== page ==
Ska music was created in the 1960 in Jamaica by various artist who
were trying to find a new music that would set people’s feet moving.
The artist had to make Ska because the music scene in America was
going from Jazz and Rhythm & Blues to Rock n’ Roll; the dance steps
for the latter were not what Jamaicans preferred. These various artist
like Rolond Alphonso, Don Drummond, and Dizzy Moore took from their
favorite types of music: Jazz, Rhythm & blues, American Bee pop, and
Traditional Jamican/Caribbean music to make the Calypso music we now
call Ska. Ska was Jamaica’s first real Jamaican owned music; made in
Jamaica for Jamaicans. Ska became a booming hit. Musicians would play
it at clubs, bars, weddings, on the streets, and just about anywhere
they could go because the people starved for it. Even after the
popularity of Ska died out in Jamaica, it bred new music into the tiny
little Island of Jamaica. Later on in the same century Rocksteady was
born and right before the seventies were born the music called Reggae
was born–both having a direct ancestry to Ska music.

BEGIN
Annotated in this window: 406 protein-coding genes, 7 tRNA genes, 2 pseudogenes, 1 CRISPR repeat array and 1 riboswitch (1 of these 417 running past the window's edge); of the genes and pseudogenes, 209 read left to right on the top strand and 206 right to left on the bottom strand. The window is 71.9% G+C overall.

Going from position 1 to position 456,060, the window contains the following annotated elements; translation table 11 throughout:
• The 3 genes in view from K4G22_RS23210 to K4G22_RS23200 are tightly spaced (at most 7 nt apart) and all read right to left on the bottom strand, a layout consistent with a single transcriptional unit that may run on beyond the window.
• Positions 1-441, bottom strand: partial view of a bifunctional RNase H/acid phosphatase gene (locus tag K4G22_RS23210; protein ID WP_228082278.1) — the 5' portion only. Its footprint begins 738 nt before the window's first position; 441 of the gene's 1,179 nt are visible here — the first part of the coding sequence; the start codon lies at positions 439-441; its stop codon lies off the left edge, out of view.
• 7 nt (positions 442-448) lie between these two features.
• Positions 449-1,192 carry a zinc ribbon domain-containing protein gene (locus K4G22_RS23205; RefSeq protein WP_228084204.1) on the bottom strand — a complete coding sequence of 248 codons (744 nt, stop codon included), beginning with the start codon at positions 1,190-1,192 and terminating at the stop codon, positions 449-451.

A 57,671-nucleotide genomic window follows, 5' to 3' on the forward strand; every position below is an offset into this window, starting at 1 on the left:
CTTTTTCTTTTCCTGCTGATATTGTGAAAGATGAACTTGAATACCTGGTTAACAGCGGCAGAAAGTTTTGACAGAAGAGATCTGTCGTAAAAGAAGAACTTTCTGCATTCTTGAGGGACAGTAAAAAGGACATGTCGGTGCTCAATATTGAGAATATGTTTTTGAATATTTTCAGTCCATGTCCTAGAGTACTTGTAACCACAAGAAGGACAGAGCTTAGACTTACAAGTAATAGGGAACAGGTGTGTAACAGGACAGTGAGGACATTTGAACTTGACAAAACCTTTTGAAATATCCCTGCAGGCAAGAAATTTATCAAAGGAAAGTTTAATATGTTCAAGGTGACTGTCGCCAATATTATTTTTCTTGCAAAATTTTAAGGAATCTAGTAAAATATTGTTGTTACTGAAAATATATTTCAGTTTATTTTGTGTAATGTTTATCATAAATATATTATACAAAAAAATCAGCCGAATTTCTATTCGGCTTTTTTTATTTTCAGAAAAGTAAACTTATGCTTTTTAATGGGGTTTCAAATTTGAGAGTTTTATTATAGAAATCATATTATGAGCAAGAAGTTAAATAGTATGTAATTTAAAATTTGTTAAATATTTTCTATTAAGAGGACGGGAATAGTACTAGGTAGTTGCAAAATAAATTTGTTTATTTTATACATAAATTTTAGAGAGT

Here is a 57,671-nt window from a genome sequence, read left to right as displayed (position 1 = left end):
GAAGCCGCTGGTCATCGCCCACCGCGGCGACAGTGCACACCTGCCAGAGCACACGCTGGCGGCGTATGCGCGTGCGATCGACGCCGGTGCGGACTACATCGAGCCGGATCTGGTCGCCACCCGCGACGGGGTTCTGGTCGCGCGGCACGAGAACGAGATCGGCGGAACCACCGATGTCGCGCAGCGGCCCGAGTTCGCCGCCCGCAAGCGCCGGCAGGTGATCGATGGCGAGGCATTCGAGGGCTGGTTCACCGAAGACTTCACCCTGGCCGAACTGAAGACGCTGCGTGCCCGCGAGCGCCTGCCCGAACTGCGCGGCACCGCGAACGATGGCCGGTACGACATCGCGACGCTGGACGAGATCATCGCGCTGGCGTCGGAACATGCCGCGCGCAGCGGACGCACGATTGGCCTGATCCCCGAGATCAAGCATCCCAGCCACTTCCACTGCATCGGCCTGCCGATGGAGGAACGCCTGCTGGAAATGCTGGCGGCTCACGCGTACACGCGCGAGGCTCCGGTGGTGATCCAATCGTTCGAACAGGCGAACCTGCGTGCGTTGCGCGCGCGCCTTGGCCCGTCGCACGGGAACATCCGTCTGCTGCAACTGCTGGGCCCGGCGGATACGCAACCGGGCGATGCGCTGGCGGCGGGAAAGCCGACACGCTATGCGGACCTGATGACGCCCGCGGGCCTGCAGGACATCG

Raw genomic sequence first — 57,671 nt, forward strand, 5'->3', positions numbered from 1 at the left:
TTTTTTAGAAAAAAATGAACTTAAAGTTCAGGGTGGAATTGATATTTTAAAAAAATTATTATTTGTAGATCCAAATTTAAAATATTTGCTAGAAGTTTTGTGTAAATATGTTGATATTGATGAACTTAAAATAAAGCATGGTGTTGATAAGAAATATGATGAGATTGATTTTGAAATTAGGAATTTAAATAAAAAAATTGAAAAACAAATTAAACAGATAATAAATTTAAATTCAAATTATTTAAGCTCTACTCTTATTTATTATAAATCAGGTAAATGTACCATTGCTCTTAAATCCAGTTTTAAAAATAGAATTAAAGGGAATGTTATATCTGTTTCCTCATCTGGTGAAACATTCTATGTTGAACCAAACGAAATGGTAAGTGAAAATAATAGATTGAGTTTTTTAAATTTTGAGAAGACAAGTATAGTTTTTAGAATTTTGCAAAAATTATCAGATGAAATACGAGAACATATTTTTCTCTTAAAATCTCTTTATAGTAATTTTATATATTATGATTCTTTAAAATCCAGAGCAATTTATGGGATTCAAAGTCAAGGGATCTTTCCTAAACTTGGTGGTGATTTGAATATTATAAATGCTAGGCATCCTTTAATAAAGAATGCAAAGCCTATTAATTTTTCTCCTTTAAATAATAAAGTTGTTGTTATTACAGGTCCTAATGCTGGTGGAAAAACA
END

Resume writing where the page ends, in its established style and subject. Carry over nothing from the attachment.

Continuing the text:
The reason behind the name ‘Ska’ is said to come from the sound of the
way the guitar rings in a “skat, skat, skat” sound. This sound is
fairly unique, but it gives you a continuous beat like you hear in
other music like Reggae, Reggaeton, Pokka and Mariachi. Yet like those
genres of music, Ska does not rely on the guitar, but on the Rhythm of
both the Drums and Bass. Most people today that saw a Ska band from
the 60’s would probably think it was a big band, like the ones you see
in Swing music. Most bands would consist of three to four horn players
consisting of various Trombone, Saxophone and Trumpets. Lastly, the
Uniqueness of the sound of Ska would come from the Organ player.

       The talented band Viernes 13 has been around since the 90’s and has
gained great popularity. Their combination of trumpet, trombone, and
drum create a dancing rhythm that energizes the audience to their
beats. Their simple lyrics of “tell me how you feel,” help the
audience connect with the singer by addressing a universal subject
such as love. While listening to this band, all I wanted to do was bop
my head to the rhythm of the trumpet and the voice of the lead singer.
This band has gained such a positive reputation in the music scene of
Los Angeles and has allowed it to grow in years. I will have to one
day attend one of their show, because I was very impressed by their
music. Music is universal and the fact that the music was in Spanish
did not bother me. I don’t listen to a lot of Spanish music but this
band was so catchy that all I could do was focus on the beats.


About ocbarrios

Professor for Cal State Fullerton's Barrio Studies class for Fall 2011 semester

One response »

  1. huera says:

    no,but disco is.

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